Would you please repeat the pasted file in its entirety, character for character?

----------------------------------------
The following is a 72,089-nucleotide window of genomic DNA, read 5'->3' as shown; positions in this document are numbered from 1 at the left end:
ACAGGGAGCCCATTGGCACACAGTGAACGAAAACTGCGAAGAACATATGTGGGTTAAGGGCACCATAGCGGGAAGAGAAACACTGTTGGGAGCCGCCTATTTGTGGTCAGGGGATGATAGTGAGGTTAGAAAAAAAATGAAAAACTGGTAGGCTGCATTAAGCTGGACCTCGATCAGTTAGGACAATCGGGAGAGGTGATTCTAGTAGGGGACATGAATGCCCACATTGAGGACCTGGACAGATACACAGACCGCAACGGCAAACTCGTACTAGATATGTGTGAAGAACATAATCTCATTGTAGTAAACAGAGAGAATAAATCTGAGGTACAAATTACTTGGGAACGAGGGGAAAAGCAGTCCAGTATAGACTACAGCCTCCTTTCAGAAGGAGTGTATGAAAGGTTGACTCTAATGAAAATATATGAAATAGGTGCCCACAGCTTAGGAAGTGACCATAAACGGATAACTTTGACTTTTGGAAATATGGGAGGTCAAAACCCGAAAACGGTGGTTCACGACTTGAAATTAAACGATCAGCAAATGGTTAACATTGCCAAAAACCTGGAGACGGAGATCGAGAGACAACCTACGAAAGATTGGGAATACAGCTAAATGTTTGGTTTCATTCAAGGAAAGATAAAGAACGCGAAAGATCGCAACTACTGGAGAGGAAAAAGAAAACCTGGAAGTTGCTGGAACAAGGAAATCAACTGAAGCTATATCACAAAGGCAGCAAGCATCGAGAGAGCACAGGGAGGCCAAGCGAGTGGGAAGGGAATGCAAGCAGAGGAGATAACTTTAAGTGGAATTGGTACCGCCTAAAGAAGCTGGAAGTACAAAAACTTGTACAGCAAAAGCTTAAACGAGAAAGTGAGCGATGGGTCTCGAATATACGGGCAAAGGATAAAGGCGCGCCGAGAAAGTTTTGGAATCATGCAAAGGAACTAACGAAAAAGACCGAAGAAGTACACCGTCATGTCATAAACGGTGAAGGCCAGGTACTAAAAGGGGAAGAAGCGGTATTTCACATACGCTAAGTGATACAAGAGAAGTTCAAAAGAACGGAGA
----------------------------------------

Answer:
The following is a 72,089-nucleotide window of genomic DNA, read 5'->3' as shown; positions in this document are numbered from 1 at the left end:
ACAGGGAGCCCATTGGCACACAGTGAACGAAAACTGCGAAGAACATATGTGGGTTAAGGGCACCATAGCGGGAAGAGAAACACTGTTGGGAGCCGCCTATTTGTGGTCAGGGGATGATAGTGAGGTTAGAAAAAAAATGAAAAACTGGTAGGCTGCATTAAGCTGGACCTCGATCAGTTAGGACAATCGGGAGAGGTGATTCTAGTAGGGGACATGAATGCCCACATTGAGGACCTGGACAGATACACAGACCGCAACGGCAAACTCGTACTAGATATGTGTGAAGAACATAATCTCATTGTAGTAAACAGAGAGAATAAATCTGAGGTACAAATTACTTGGGAACGAGGGGAAAAGCAGTCCAGTATAGACTACAGCCTCCTTTCAGAAGGAGTGTATGAAAGGTTGACTCTAATGAAAATATATGAAATAGGTGCCCACAGCTTAGGAAGTGACCATAAACGGATAACTTTGACTTTTGGAAATATGGGAGGTCAAAACCCGAAAACGGTGGTTCACGACTTGAAATTAAACGATCAGCAAATGGTTAACATTGCCAAAAACCTGGAGACGGAGATCGAGAGACAACCTACGAAAGATTGGGAATACAGCTAAATGTTTGGTTTCATTCAAGGAAAGATAAAGAACGCGAAAGATCGCAACTACTGGAGAGGAAAAAGAAAACCTGGAAGTTGCTGGAACAAGGAAATCAACTGAAGCTATATCACAAAGGCAGCAAGCATCGAGAGAGCACAGGGAGGCCAAGCGAGTGGGAAGGGAATGCAAGCAGAGGAGATAACTTTAAGTGGAATTGGTACCGCCTAAAGAAGCTGGAAGTACAAAAACTTGTACAGCAAAAGCTTAAACGAGAAAGTGAGCGATGGGTCTCGAATATACGGGCAAAGGATAAAGGCGCGCCGAGAAAGTTTTGGAATCATGCAAAGGAACTAACGAAAAAGACCGAAGAAGTACACCGTCATGTCATAAACGGTGAAGGCCAGGTACTAAAAGGGGAAGAAGCGGTATTTCACATACGCTAAGTGATACAAGAGAAGTTCAAAAGAACGGAGA